• 14. Using wikis to promote the personal and professional development of UG medical students 4. Findings: the learning contextThis chapter contextualises the research findings by describing students’ learning patternsand perceptions of professionalism and concludes with the project findings in terms of howstudents engaged with, and interacted in, the wikis made available to them.It was important for the research to locate students’ experiences with this new technology byplacing it in the context of their overall learning experience. Therefore, the study gathered data onstudents’ learning patterns within the problem-based learning context, which also included theironline behaviour within and outside the course requirements. Since the purpose of the study was tolook at how the use of web2.0 technologies may enhance students’ learning on professionalism,students’ perceptions of professionalism were also elicited. Finally, online observation of how thedifferent student groups engaged with their wiki is summarised. All these contextual data served asthe basis for the discussion and analysis of project outcomes in subsequent chapters. The students’learning experience is considered first.With regard to the first-year students who took part in the pilot study, the problem-based (PBL)learning group to which they belonged, seemed to be an important part of their learning experience.Not only educationally, but through the social bonds, friendships that they have made wereimportant in providing a safe, trusted learning environment where their confidence as universitystudents and would-be-professionals grew. Students frequently mentioned that these peer-groupinteractions were particularly useful at the initial stages of their course when they were ‘feeling theirway’ around the university, “double-check*ing+ yourself with the group as you go along” (FocusGroup 3).Students also talked about developing various strategies and patterns of learning in the firstsemester, which helped them with the shift from school to university. These included working outwhich resources were useful to consult, including resources in the institution’s virtual learningenvironment, Blackboard: “It’s like you know *that+ for S+F *structure and function+ you use this textbook, for PPD [personal and professional development] you use that textbook, use the internet for this, then you do that and it’s just getting … your efficient habits.” Focus Group 3As far as collaboration between the problem-based learning sessions was concerned, students’behaviour tended to vary. Some collaborated in various forms with one another, whilst others didnot necessarily draw on members of the group. Those who collaborated tended to do so via face-to-face and online methods, the latter including social networking, email, telephone and instantmessaging. Sharing resources, such as web links and books, were predominantly an unplanned andincidental aspect of these personal interactions, both face-to-face and online (McGee and Begg2008). 16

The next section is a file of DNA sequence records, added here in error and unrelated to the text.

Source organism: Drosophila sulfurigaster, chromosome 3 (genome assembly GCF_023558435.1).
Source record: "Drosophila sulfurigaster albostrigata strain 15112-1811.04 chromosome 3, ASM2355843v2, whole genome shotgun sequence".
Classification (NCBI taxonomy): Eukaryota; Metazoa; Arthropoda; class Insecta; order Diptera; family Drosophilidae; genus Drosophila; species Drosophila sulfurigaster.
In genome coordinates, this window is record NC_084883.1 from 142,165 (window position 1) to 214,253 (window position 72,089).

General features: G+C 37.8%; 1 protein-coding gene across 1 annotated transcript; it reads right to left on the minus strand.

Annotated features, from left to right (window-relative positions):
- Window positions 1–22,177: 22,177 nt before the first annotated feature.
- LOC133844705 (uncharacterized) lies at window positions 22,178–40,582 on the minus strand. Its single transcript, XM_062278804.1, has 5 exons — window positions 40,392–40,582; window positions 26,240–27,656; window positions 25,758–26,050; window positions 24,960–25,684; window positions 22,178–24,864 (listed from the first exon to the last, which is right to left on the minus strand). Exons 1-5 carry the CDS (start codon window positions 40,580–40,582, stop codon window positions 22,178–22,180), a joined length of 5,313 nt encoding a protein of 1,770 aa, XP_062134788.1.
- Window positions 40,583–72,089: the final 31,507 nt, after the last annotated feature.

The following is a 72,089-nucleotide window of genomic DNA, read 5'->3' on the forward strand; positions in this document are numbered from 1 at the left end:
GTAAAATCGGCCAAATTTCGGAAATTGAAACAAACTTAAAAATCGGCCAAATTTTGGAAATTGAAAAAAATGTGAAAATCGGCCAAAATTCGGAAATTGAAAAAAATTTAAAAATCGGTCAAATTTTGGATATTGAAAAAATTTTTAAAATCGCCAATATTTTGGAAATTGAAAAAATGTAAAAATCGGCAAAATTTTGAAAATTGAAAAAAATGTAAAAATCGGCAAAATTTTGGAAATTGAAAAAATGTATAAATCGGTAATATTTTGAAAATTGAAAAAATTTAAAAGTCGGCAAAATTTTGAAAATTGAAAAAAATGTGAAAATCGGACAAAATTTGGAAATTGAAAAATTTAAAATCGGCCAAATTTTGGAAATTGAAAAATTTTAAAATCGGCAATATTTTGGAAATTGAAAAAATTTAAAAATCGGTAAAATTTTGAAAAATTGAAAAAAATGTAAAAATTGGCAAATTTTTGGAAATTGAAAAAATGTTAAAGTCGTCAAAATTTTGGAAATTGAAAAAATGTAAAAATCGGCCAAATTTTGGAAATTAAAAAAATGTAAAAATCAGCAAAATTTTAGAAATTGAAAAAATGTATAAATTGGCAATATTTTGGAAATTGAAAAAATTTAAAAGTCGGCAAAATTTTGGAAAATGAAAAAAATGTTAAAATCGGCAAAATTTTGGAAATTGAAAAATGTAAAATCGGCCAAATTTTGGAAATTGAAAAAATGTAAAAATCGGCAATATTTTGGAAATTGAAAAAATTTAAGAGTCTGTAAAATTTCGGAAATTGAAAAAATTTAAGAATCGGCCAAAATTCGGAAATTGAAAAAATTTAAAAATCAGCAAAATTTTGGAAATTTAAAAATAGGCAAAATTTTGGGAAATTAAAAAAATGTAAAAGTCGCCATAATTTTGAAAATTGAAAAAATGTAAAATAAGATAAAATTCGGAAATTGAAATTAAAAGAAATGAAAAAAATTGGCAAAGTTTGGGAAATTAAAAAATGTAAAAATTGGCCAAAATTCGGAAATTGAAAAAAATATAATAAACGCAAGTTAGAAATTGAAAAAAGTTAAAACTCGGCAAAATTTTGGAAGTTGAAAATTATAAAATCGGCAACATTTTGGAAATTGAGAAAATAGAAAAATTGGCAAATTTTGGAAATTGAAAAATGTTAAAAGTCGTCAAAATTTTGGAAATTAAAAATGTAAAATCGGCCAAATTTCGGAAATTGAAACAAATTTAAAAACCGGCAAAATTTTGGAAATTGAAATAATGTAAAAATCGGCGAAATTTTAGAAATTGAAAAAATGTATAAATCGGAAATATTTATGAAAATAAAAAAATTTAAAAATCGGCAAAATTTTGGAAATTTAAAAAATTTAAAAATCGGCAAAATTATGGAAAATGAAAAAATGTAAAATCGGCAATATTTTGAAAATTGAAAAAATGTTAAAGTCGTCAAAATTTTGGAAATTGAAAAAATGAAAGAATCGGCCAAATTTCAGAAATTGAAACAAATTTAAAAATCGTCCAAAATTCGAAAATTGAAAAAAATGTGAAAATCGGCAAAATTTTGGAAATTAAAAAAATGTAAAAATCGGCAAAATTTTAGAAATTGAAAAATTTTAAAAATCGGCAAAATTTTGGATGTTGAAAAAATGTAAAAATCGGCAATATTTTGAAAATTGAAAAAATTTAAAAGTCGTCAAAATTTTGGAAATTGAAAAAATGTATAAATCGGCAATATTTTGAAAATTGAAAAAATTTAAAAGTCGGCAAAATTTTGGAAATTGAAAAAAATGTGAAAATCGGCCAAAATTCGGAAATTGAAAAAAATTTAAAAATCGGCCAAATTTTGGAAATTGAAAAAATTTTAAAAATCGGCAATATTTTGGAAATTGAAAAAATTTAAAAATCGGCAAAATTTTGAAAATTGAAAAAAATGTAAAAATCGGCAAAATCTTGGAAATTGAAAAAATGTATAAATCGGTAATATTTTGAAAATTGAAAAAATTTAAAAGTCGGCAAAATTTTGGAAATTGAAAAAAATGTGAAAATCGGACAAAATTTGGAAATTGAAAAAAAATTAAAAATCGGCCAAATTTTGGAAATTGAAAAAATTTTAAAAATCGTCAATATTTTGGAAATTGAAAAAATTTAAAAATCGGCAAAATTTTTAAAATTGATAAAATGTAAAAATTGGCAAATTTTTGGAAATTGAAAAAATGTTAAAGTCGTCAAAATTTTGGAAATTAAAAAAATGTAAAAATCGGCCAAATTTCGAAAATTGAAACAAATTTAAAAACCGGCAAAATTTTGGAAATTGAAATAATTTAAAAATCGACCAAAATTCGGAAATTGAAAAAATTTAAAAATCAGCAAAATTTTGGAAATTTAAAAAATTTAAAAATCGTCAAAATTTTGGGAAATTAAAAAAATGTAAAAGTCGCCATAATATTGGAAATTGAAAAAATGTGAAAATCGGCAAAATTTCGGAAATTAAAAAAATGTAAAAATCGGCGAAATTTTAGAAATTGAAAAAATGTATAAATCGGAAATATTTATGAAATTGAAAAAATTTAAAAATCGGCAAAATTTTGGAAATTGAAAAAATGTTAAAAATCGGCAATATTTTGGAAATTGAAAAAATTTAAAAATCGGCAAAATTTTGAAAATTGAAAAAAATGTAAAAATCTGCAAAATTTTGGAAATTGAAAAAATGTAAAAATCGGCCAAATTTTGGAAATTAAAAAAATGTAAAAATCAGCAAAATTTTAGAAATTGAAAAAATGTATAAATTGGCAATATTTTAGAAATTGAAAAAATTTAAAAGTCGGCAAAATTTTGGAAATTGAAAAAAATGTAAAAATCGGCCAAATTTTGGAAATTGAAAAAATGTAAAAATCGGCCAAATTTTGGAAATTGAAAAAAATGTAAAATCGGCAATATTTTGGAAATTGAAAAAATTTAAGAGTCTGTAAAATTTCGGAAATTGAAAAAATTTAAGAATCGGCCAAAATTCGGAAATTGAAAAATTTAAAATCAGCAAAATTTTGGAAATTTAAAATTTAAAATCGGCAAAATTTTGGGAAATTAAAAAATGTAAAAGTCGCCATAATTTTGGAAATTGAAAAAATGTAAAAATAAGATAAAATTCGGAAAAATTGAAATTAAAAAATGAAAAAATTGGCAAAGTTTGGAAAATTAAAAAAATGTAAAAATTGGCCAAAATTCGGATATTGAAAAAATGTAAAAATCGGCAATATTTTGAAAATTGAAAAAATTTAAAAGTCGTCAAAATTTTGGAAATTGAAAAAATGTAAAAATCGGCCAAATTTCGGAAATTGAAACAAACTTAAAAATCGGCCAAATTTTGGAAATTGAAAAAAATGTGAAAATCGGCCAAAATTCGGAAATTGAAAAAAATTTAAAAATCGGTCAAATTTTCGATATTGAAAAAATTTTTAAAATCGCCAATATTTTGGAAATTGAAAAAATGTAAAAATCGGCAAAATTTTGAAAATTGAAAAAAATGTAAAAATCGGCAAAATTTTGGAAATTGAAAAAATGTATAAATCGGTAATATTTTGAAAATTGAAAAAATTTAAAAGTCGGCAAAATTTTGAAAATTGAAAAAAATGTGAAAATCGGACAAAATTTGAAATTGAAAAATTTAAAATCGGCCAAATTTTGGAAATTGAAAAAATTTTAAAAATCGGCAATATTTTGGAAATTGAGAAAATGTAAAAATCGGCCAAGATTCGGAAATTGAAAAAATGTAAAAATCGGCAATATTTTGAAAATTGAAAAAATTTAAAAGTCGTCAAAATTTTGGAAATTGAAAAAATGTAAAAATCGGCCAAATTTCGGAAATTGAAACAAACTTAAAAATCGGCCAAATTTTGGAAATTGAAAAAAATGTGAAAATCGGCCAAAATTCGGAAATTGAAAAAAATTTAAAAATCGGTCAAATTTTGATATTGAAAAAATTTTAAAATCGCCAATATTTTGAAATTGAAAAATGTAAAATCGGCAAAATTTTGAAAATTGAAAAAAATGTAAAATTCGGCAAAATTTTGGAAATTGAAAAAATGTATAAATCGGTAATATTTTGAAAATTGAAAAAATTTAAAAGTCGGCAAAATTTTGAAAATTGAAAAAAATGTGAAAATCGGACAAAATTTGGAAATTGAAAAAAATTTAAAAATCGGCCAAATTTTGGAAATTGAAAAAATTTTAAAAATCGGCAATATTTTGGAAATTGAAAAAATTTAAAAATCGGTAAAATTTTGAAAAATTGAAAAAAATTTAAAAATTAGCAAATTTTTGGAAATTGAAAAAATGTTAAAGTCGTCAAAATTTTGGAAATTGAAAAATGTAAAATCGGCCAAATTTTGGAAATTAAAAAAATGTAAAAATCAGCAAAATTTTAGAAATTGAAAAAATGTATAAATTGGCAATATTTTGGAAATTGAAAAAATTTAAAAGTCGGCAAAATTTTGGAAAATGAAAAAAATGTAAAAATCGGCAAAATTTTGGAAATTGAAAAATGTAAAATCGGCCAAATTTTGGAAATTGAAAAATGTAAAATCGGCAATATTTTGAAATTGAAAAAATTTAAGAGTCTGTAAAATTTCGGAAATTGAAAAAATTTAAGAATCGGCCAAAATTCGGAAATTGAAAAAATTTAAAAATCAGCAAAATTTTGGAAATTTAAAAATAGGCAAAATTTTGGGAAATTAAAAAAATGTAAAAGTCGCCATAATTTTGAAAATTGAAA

• 15. Using wikis to promote the personal and professional development of UG medical studentsFigure 3 Students range of learning patterns in-between PBL sessionsOne way that students interacted and shared resources online was setting up online socialnetworking groups in Facebook2 for their PBL group; this was particularly the case in the firstsemester when social bonds were forming. Out of the four PBL groups in the second semester, whenthe pilot was conducted, only one formed an online social network on Facebook for their group. Arecurrent theme was how students differentiated between their social and academic (“work”) livesand did not like the two to get mixed up with one another: “if with PBL when you are sharing information, you are just sharing it. But if it’s *VLE/wiki+ like, it seems like it’s work!”Confirming the findings of other studies (e.g. Trinder et al 2008), this study’s students also preferredto keep their social and academic spheres separate. They preferred to interact socially in theirunmonitored, informal online social networks and conduct their academic learning – anything“work-related” – in the institutionally provided space of the virtual learning environment: “I would be more likely to put things on that [wiki] or look at [the wiki] the same time as going on VITAL to check my emails because it is work. On Facebook, I just want to check what other people are up to or talk to other people.” (Focus Group 1)As far as students’ ICT (information and communications technology) context was concerned, moststudents claimed that they were relatively confident with ICT and most had their own PCs or laptops.Students’ perceptions of professionalism were also elicited in the study. The small-scale survey datashowed that students claimed to understand the concept of professionalism in general and inmedicine, and understood what personal and professional development was. They also viewed theproblem-based learning process positively in that it raised their awareness of professionaldevelopment and, in the majority, their interest in ethical issues. Focus-group discussions elaboratedthe picture of their perceptions. When asked about what professionalism meant to them, studentsresponded with a few typical answers such as: “careers. What’s the role of GPs. Job descriptions.”2 http://www.facebook.com 17